A client recently asked me about the best perks to offer Millennial and Generation Z employees. “Do they want more free food? Or is it more paid time off?” they wondered. “We already offer health care,” they added.
I told them to offer competitive pay and benefits in this time of full employment. Surveys consistently show that all workers — not just Millennials — will leave for higher pay. Millennials’ preferences with respect to benefits are slowly becoming more aligned with those of their parents’ generation as they begin to own homes and have families. They expect subsidized health care, wellness programs, and paid time off, with a special focus on paid leaves of absence.
Perks like free breakfast bars, coffee bars, and stimulating office environments have become the norm. Because they are the norm, they will not attract new workers to you or help you retain your current workers.
If your business can’t spend more on paid time off and paid leaves, look at the non-pay benefits that frequently lead the list of what Millennials, and other generations, want: telecommuting and flex-time, collaborative and innovative work cultures and the potential for long-term careers.
While Millennial job seekers will scour the career page of your company’s website and sites like Glassdoor to check out ratings of your pay and benefits and work-from-home options, they will also be looking for evidence about your work culture. Is it a collaborative, team-based culture that focuses on innovation? Does it provide workers with ongoing feedback, coaching, and training? Is it a company that provides meaningful work to solve a higher purpose for humanity? Can they achieve a work-life balance with this company? Can they see themselves having a long-term career with the company?
Let’s tease apart the research, starting with a very recent Harris Pool Survey conducted on behalf of Glassdoor.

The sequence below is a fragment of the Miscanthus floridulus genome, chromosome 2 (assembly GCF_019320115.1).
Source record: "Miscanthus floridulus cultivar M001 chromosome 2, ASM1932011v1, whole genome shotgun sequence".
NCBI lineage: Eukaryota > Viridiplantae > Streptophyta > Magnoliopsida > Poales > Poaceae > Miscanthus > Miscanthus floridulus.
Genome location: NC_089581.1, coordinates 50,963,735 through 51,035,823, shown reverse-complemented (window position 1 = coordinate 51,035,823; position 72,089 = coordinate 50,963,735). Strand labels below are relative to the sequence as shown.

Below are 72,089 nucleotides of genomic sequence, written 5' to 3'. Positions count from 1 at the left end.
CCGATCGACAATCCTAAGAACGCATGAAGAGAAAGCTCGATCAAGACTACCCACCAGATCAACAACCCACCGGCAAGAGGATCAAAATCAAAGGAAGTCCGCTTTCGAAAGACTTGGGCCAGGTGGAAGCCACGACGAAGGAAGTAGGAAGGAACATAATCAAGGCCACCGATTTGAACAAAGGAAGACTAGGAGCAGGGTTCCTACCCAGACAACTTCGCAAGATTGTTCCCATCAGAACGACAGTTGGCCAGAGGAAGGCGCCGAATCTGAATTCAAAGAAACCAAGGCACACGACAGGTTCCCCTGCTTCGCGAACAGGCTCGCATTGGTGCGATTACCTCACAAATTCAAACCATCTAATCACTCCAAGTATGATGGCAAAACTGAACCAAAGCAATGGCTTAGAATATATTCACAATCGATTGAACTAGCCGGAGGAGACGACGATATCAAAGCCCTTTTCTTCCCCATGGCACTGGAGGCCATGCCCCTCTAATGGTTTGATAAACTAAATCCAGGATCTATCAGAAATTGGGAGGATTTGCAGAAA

The new survey released on July 25, 2018 identifies the crucial pieces of information job seekers look for when examining job ads. They are the following:
- 67% look at salaries
- 63% look at benefits
- 59% look at worksite location
- 43% look for commute time
- 32% look for employee reviews in job ads
The Harris Poll survey on behalf of Glassdoor was conducted between May 7 – 9, 2018 among 1,151 US working age adults 18 or older.[i] Of the total survey participants, 1,015 of the survey takers were employed either full or part-time or were self-employed. The rest, 136, were unemployed and looking for work.
Now that we know what job seekers are looking for, what will induce them to apply for a job? While pay and benefits lead the list, other softer items come into play such as the commute time, good work-life balance, working from home options and company culture.
The Harris Poll survey also asked the respondents what would make them more likely to apply for a job. Here is the breakdown of responses:
- 48% cited attractive benefits and perks such as paid time off and gym memberships
- 47% cited convenient and close commutes
- 46% high salaries
- 43% good work-life balance
- 41% work from home flexibility
- 35% great company culture.
- 26% company’s financial performance
- 23% familiarity with the company’s brand